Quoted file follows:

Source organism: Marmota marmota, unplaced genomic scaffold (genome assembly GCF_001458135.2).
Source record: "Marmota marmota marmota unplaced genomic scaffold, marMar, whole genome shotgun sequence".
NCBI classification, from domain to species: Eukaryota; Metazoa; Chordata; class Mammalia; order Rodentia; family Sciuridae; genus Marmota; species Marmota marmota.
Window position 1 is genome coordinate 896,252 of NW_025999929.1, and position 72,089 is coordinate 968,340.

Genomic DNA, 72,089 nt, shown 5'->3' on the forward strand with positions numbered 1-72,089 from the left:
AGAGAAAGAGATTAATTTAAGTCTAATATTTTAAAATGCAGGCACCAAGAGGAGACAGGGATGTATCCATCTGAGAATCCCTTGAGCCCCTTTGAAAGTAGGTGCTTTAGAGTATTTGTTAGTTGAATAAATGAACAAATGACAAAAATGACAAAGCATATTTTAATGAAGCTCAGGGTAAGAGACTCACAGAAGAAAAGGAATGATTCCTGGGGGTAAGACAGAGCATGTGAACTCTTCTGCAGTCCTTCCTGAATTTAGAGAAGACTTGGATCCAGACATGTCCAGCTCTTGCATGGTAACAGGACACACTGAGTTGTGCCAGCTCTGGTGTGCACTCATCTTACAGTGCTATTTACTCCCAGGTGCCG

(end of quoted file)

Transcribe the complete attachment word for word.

Source organism: Marmota marmota, unplaced genomic scaffold (genome assembly GCF_001458135.2).
Source record: "Marmota marmota marmota unplaced genomic scaffold, marMar, whole genome shotgun sequence".
NCBI classification, from domain to species: Eukaryota; Metazoa; Chordata; class Mammalia; order Rodentia; family Sciuridae; genus Marmota; species Marmota marmota.
Window position 1 is genome coordinate 896,252 of NW_025999929.1, and position 72,089 is coordinate 968,340.

Genomic DNA, 72,089 nt, shown 5'->3' on the forward strand with positions numbered 1-72,089 from the left:
AGAGAAAGAGATTAATTTAAGTCTAATATTTTAAAATGCAGGCACCAAGAGGAGACAGGGATGTATCCATCTGAGAATCCCTTGAGCCCCTTTGAAAGTAGGTGCTTTAGAGTATTTGTTAGTTGAATAAATGAACAAATGACAAAAATGACAAAGCATATTTTAATGAAGCTCAGGGTAAGAGACTCACAGAAGAAAAGGAATGATTCCTGGGGGTAAGACAGAGCATGTGAACTCTTCTGCAGTCCTTCCTGAATTTAGAGAAGACTTGGATCCAGACATGTCCAGCTCTTGCATGGTAACAGGACACACTGAGTTGTGCCAGCTCTGGTGTGCACTCATCTTACAGTGCTATTTACTCCCAGGTGCCG